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Wednesday, December 12, 2018

Guest post with Remy Lai, author of PIE IN THE SKY

Today we are thrilled to welcome creator Remy Lai, Author-illustrator of PIE IN THE SKY, coming from Henry Holt Books For Young Readers on May 14, 2019. Below Remy shares her thoughts on diversity, kidlit, and representation in children's literature.

Books as Mirrors 


The kids are wearing white shirts, jackets, pants, skirts. And all the kids are fair-skinned.

That’s not true. The kid on the leftmost wears a red shirt and the one in the middle wears a blue shirt. The boy at the left of the table? His jacket is yellow. And the girl to right of the table wears a green skirt, while the girl behind her wears a maroon skirt.

The boy with the yellow jacket is dark-skinned. So is that girl at the right of the table. The kids are of various races.

You ask, “How on earth are we supposed to know that? We don’t have telepathic powers to read your mind.”

I guess you have a point. Let’s make some changes.

Now look at the image below.

Can you see all the red, blue, green, yellow, light skin and dark skin I mentioned earlier?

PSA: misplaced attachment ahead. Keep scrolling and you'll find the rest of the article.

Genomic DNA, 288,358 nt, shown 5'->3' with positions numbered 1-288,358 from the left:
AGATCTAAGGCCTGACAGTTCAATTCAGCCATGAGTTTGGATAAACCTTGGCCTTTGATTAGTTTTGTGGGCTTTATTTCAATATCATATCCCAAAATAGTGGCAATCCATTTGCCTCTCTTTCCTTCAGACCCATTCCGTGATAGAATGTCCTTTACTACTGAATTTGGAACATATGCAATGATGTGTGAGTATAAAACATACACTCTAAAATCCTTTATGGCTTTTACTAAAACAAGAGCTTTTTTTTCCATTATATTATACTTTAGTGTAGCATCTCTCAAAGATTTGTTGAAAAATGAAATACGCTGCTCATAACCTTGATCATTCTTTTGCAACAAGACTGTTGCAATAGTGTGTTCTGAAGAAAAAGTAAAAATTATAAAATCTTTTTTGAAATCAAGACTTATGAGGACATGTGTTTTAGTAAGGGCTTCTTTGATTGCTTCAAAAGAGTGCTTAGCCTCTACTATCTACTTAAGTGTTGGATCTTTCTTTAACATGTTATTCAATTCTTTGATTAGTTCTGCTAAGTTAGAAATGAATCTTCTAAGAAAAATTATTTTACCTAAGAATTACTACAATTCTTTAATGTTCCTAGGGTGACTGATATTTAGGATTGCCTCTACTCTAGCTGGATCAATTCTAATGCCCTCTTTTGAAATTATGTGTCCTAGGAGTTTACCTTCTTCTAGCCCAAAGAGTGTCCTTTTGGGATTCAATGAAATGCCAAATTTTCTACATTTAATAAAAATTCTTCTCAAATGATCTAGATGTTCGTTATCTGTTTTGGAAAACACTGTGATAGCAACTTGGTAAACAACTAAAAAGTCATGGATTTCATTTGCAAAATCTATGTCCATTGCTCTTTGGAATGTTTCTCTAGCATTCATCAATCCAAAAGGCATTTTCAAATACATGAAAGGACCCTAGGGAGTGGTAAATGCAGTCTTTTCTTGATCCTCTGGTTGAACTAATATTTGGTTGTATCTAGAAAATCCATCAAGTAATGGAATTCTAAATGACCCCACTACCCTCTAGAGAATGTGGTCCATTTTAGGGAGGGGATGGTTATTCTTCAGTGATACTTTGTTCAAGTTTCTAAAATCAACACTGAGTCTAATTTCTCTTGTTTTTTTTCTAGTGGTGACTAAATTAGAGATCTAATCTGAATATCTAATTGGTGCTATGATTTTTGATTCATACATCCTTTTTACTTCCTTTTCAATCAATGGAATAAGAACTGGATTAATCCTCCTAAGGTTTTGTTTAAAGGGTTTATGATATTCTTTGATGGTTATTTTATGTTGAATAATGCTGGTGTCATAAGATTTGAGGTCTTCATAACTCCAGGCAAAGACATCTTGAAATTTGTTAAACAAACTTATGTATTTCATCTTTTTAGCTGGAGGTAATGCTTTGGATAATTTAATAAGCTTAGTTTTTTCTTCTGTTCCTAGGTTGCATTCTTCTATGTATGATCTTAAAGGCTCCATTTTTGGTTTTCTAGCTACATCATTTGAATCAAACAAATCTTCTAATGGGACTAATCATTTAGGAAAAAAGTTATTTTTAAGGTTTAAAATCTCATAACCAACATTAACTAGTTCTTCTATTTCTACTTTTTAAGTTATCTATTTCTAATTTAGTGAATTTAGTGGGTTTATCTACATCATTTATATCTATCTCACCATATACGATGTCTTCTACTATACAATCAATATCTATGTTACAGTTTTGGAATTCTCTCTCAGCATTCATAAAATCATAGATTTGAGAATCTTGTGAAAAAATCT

Okay, I tricked you. These kids are actually wearing clothes of the same color since they’re in school uniforms. But now, there’s less ambiguity that some of the kids are darker-skinned and others are lighter-skinned. There’s less ambiguity that the kids are of various races.

Fewer of you would ask, “How on earth are we supposed to know that? We can’t read your mind.”

Fewer kids would ask, “Where am I in this picture?”

In an ideal world, I suppose the reader is able to imagine all the different colors on a bare-bones black and white image. But this is not an ideal world. Many kids have not had enough opportunities to see marginalized groups in visual media. When presented with an ambiguous image like the first one, many can’t help but make the default assumption that the dominant group is the one being portrayed. So it falls on authors, illustrators, colorists, editors and publishers to do better for them.